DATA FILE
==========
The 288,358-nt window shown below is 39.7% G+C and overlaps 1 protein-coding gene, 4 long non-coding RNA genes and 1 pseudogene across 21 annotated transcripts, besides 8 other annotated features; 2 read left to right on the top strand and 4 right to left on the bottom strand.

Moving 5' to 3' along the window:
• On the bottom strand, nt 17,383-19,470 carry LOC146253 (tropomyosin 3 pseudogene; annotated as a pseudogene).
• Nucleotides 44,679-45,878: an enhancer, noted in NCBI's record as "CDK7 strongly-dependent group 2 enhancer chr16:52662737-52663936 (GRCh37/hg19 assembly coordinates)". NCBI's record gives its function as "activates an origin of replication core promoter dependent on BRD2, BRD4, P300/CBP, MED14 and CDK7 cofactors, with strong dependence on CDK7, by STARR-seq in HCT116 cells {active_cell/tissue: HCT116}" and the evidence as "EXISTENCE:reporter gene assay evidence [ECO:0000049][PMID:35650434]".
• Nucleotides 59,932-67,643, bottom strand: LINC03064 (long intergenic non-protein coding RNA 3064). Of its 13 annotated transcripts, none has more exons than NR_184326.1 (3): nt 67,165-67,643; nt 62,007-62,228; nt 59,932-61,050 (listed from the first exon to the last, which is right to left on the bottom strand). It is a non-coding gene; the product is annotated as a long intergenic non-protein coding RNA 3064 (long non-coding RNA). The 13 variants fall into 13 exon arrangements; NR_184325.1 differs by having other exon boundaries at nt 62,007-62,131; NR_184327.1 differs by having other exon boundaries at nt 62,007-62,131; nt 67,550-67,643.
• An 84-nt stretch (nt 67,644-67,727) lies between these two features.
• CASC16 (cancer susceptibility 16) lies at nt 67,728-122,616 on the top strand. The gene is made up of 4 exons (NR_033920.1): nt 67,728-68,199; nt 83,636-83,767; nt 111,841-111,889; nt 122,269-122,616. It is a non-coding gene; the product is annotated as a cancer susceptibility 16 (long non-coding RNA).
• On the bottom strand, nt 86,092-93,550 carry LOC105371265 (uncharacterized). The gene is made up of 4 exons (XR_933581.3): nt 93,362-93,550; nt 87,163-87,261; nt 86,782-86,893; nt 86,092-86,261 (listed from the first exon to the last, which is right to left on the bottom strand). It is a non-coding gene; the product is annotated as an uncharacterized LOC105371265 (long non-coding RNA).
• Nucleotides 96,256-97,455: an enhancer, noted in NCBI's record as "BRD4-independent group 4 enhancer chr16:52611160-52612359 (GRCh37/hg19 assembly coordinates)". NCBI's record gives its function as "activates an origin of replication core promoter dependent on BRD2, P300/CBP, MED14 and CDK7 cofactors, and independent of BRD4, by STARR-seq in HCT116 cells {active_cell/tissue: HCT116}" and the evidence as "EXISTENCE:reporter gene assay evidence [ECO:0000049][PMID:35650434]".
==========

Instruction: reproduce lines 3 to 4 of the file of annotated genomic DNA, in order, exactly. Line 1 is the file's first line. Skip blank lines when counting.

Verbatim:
• On the bottom strand, nt 17,383-19,470 carry LOC146253 (tropomyosin 3 pseudogene; annotated as a pseudogene).
• Nucleotides 44,679-45,878: an enhancer, noted in NCBI's record as "CDK7 strongly-dependent group 2 enhancer chr16:52662737-52663936 (GRCh37/hg19 assembly coordinates)". NCBI's record gives its function as "activates an origin of replication core promoter dependent on BRD2, BRD4, P300/CBP, MED14 and CDK7 cofactors, with strong dependence on CDK7, by STARR-seq in HCT116 cells {active_cell/tissue: HCT116}" and the evidence as "EXISTENCE:reporter gene assay evidence [ECO:0000049][PMID:35650434]".